David ROBERTS (1794-1864), Louis Haghe (1806-1885) – ‘Siout, Upper Egypt’, lithograph

David ROBERTS (1794-1864), Louis Haghe (1806-1885) – ‘Siout, Upper Egypt’, lithograph

$450.00 $450.00

Artist: David Roberts (Scottish, 1794-1864)
Engraver: Louis Haghe (British, 1806-1885)
Publisher: Rev George Croly (British, 1780-1860)
Plate 7 ‘Siout, Upper Egypt’
Volume 1, ‘The Holy Land, Syria, Idumea, Arabia, Egypt and Nubia’ (1847)
Lithograph, Hand-Coloured
Sight: 9” high x 13” wide
Framed: 23” high x 29 ½” wide

Description: Small-Folio, hand-coloured lithograph titled ‘Siout, Upper Egypt’, the original drawn by Scottish artist David Roberts (1794-1864) Royal Academy, and transposed to lithograph by Louis Haghe (1806-1885) and published in The Holy Land, Egypt and Nubia, Volume I, 1847. “ In 1853, unsold sets of Roberts’ lithographs were put up at auction, “and the stones from which the prints had been worked were ALL DESTROYED in the Rooms during the progress of the sale” (Abbey, 340-41). Tooley 401. Abbey 385.” (Bauman)

1 in stock


Notes on Siout from David Roberts Journal: “Formerly Lycopolis – a name derived from the worship of the jackal, one of the mythological menagerie of the ancient Egyptians. There is a tradition, however, which gives great interest to this place in Christian history, as the resting-place of Joseph and Mary when they fled into Egypt, with the infant Saviour, from the persecution of Herod.  

Siout is situated on the western side of the Nile, about a mile and a half from the river, and about midway between it and the Libyan hills, in which are numerous caves and tombs o the ancient inhabitants. The town itself, surrounded by luxuriant fields and gardens, lies above the level of high Nile. During the inundation the country around is flooded, and the approach to the town is by a dyke, or embankment, connected with a bridge of many arches: the approach by the picturesque ruins of a mosque is striking. The present town, one of the largest above Cairo, is comparatively modern, and contains 20m000 inhabitants; the streets are wider and the houses better built than in most of the town of Egypt: it has numerous minarets and a palace of the Pahsa.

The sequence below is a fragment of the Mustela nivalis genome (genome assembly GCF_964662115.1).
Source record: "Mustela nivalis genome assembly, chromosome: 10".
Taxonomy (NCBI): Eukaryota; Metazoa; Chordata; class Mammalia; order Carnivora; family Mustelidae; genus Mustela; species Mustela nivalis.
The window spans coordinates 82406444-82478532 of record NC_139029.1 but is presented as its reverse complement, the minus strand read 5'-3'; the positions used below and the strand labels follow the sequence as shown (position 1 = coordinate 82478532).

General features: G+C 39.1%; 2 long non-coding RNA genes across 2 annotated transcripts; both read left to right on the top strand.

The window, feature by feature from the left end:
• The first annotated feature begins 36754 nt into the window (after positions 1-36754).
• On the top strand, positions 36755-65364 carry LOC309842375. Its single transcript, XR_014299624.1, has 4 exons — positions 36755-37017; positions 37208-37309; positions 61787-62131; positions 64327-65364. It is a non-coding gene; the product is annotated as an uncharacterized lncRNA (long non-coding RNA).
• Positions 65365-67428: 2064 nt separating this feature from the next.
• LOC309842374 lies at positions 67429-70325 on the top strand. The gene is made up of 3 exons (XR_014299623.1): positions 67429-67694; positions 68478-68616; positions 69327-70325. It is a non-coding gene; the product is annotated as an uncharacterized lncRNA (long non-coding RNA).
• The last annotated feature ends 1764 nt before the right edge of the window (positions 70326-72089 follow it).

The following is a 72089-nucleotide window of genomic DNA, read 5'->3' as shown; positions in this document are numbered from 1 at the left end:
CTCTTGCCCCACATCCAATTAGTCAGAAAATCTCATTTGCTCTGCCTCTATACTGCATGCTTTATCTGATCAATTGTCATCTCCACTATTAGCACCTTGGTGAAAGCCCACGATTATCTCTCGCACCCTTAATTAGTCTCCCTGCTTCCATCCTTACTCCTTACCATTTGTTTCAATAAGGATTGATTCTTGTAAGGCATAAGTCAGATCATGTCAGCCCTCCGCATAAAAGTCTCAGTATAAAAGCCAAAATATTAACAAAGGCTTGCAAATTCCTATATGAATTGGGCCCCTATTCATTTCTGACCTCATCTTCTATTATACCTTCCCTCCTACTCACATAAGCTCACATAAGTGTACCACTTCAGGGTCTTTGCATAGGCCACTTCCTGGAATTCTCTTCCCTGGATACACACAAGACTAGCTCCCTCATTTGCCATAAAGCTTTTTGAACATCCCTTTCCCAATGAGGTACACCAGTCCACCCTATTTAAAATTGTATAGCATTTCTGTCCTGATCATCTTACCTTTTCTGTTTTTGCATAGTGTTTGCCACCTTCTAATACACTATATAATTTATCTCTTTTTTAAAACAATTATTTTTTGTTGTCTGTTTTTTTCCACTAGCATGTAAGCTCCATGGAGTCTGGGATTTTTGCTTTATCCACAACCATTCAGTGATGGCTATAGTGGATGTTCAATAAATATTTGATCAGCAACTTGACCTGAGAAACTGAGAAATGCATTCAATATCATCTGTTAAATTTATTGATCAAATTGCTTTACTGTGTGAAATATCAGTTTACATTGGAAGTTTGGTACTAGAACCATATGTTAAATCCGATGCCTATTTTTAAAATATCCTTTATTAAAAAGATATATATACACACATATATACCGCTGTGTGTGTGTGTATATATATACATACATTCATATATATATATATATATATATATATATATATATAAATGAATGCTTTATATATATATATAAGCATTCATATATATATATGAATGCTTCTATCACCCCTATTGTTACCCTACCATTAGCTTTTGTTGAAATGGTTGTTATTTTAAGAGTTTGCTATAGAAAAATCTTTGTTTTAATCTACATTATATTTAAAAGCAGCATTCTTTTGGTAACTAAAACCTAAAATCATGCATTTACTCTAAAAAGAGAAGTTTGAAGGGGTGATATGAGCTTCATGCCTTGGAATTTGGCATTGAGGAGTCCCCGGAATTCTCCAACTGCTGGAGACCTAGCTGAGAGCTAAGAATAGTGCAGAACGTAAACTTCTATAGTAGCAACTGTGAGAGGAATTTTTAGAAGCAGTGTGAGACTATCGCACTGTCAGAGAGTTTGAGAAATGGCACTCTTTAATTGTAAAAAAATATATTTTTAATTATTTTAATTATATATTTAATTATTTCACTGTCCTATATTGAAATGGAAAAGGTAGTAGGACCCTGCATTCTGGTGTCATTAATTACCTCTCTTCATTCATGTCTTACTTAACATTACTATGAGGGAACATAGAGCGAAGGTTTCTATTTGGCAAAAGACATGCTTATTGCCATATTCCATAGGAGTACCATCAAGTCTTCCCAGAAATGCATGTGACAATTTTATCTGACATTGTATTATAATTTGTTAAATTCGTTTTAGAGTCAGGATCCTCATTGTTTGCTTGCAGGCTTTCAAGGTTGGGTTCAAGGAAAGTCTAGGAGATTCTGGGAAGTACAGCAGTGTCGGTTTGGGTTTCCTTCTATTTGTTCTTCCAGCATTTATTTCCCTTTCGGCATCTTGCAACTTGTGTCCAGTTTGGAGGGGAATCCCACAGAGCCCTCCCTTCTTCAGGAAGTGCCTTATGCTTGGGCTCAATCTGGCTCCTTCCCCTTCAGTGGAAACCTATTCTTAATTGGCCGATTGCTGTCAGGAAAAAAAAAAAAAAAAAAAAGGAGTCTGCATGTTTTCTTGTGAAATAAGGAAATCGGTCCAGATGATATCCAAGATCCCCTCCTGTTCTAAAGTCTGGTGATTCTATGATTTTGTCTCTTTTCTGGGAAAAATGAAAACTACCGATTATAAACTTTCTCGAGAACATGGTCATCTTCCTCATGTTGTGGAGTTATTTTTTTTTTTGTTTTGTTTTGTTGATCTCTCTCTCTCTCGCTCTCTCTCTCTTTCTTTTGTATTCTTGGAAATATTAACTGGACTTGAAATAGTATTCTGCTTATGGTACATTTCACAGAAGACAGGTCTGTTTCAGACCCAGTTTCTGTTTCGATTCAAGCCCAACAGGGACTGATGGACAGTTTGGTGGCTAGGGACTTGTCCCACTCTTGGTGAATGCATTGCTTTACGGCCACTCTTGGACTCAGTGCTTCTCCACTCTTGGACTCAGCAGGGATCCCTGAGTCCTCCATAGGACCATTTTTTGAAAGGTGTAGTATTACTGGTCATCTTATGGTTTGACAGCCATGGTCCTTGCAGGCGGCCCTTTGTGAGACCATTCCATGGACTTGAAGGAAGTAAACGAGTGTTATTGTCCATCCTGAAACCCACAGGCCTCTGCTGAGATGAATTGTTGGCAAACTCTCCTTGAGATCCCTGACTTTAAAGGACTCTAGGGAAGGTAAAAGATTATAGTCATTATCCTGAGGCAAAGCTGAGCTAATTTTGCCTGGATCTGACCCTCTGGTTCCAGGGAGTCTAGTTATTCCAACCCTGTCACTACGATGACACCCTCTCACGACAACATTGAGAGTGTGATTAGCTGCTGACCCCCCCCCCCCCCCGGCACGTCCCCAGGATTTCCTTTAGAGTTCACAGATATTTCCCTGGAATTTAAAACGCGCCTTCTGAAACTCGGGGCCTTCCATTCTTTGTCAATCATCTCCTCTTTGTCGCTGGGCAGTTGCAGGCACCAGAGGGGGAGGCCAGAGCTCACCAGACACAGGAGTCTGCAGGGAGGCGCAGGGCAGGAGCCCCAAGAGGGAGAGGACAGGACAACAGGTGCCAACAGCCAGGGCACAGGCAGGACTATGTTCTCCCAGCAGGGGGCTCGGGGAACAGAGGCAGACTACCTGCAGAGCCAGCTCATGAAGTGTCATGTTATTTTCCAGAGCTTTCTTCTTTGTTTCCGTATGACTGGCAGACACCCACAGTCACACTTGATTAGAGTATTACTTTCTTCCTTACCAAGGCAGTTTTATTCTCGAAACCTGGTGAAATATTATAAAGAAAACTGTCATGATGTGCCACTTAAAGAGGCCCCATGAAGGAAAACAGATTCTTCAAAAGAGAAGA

Siout contains about one thousand Christians, and is the see of a Coptic bishop. It is a place of some commercial importance as a point of communication on the Nile with the caravan of Sennaar, the emporium of slaves and the merchandize of Abyssinia. The caves of ancient Lycoplis furnish a great supply of mummies; and fragments of bodies and pieces of cere-cloth attest the unfeeling rapacity for violating the tombs, which the ready market offered by mummy-hunters has engendered. 

Markings: titled in lithograph lower left, ‘Siout, Upper Egypt’; signed in litho. Lower right, ‘David Roberts. R.A. – L. Haghe Litho.’

Sight: 9” high x 13” wide
Framed: 23” high x 29 ½” wide

Condition: Very Good Vintage Condition – Ready for Display.
For Accuracy Only: there may be a couple of light fox spots around the margins. The colours are bright with no fading. Uninspected out of frame. 

Reference: Abbey; Tooley 

Artist/Maker Biography: Roberts was the first independent, professional British artist to travel extensively in the Near East. His tour in 1838-9 produced 272 sketches, a panorama of Cairo and three full sketchbooks, enough material to “serve me for the rest of my life” (Roberts, eastern journal, 28 Jan 1839). Over the next decade he made “a series of intire new drawings” for the large coloured lithographs executed by Louis Haghe for The Holy Land, Syria, Idumea, Arabia, Egypt & Nubia, which was originally published by subscription, 1842-9. No publication before this had presented so comprehensive a series of views of the monuments, landscape, and people of the Near East. “Robert’s Holy Land was one of the most important and elaborate ventures of nineteenth-century publishing, and it was the apotheosis of the tinted lithograph” (Abbey, Travel). These lithographs were originally published in twenty parts, most parts containing six plates, the price for each part with coloured plates (the most expensive state) being 3 guineas.


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